Tag Archives: The Civil War Collection
Charleston_sc_1865

Charleston under Fire

As many Southern port cities had been closed off by the Union blockade, Charleston became an important center for blockade running. Repeated attempts by the Union Navy to take Charleston proved fruitless. The city resisted military occupation for the majority of the war’s four years.

With the development of newer, longer-range artillery, and as Union forces were able to place batteries even closer to the city. The bombardment that began in late 1863 continued on and off for 587 days.

This bombardment would destroy much of the city. The defenders were finally beaten back and the Union was able to capture the city, only a month and a half before the war ended.

Charleston under Fire

From the Columbia Carolinian:

We take the liberty of presenting to our readers the following extract of a private letter just received. Its genial description of the present aspect of the city and bay of Charleston will repay perusal. The brief sentences which allude to General Ripley assert nothing more of that bold, ardent and able soldier than we know he deserves. We hope, with all heart, that the hour of his long merited promotion has arrived at last:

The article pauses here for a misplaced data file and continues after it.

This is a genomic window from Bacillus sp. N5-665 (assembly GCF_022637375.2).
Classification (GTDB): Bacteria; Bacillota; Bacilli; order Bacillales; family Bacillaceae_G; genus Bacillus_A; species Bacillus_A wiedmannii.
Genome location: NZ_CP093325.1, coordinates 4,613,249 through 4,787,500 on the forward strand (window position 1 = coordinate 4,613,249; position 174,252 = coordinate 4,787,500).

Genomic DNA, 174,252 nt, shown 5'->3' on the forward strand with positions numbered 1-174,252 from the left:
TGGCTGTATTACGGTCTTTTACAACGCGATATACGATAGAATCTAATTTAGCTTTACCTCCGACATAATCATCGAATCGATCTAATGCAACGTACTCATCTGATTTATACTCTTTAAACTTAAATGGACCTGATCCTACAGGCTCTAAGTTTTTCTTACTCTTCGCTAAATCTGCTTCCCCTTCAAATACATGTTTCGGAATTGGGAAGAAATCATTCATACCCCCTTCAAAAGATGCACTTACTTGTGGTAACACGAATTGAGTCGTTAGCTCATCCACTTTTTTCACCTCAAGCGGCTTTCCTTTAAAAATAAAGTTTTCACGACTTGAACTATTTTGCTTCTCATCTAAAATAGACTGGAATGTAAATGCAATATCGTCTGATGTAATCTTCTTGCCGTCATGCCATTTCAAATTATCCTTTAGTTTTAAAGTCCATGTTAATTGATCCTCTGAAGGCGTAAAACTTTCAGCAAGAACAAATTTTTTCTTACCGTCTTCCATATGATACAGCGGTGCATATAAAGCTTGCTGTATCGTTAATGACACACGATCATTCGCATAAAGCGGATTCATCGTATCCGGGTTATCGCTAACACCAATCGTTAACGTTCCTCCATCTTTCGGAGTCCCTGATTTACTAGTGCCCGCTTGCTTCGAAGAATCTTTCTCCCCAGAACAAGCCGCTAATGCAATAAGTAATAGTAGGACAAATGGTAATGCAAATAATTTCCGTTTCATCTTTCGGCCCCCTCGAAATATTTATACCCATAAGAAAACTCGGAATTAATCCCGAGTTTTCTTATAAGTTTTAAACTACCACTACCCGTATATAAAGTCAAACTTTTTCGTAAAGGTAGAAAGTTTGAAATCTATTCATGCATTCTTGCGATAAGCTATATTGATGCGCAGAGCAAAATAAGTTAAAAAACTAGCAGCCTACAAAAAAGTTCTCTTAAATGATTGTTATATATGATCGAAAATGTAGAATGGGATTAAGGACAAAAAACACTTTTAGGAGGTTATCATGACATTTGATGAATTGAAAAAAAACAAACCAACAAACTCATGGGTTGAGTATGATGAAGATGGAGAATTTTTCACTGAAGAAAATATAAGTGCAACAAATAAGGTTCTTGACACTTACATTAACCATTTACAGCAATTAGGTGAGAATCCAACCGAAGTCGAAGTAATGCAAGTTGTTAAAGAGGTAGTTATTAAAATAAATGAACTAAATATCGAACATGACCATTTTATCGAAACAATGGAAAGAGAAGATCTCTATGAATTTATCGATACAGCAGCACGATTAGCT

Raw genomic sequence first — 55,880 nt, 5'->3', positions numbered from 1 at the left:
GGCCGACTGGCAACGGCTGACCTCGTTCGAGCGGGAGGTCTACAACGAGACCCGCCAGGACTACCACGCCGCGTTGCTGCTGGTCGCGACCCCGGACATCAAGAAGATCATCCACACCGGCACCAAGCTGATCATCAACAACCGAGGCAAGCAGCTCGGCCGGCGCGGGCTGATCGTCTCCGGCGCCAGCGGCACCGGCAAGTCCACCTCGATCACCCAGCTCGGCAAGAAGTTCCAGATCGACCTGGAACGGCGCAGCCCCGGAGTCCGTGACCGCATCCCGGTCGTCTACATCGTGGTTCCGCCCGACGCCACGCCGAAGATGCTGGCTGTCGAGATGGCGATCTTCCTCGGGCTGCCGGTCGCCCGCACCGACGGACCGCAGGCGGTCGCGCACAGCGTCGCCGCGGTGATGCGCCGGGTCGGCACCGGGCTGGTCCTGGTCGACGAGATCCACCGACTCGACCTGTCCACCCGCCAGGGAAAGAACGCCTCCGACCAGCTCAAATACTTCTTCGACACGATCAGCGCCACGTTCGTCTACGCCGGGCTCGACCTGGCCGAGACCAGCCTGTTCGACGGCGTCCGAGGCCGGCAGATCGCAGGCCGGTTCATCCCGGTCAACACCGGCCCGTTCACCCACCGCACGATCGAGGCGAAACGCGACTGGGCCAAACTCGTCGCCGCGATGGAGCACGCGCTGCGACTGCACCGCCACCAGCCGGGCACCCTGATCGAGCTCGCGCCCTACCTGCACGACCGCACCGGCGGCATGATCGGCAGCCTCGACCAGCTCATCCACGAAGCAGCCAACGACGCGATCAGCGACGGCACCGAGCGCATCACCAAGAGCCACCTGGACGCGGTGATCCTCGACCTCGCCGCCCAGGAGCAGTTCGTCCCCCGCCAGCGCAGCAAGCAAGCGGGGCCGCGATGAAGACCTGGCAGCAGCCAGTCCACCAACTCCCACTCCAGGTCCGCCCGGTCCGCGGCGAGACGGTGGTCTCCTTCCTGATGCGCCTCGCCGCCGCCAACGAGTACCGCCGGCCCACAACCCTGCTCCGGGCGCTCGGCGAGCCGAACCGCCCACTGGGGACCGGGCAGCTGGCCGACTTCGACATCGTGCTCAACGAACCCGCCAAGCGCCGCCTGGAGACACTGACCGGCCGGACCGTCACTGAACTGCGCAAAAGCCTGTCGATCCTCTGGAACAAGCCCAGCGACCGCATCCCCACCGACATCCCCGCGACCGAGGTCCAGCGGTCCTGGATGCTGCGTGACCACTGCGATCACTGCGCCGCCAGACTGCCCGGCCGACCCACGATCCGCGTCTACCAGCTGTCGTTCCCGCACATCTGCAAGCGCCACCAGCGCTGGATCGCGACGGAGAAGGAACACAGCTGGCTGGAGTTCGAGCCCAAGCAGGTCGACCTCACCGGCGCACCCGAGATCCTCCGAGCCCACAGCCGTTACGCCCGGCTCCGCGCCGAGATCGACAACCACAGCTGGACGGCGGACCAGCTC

Can you come and see us? The city is very safe and interesting now. A visit to the ‘district excites the most varied and strangest emotions. The dreariness of winter has passed away, and the vivifying touch of spring has brought out the green glories of our trees and crowded our gardens with flowers of all hues. They were never more beautiful. The silent air is rich with perfume. But the solitude seems in strange contrast with this lavish infusion of beauty. The rose especially seems to solicit the presence of the man, and crave a witness for its charms. Other flowers may properly grace the solitudes of the wilderness and decorate the pathless prairie, but the rose, the ‘rose, asks for human companionship, and when blooming unseen, suggests the idea of utter desolation and abandonment. Our gardens are sad in their solitude, and in the absence of those more graceful and beautiful flowers, their proper companions, which gave them life and cheerfulness, and all their value, their bloom and perfume is wasted. What is the rose, what the japonica, without the maidens to add to their beauty and sweetness, and to give and take beauty from the fellowship.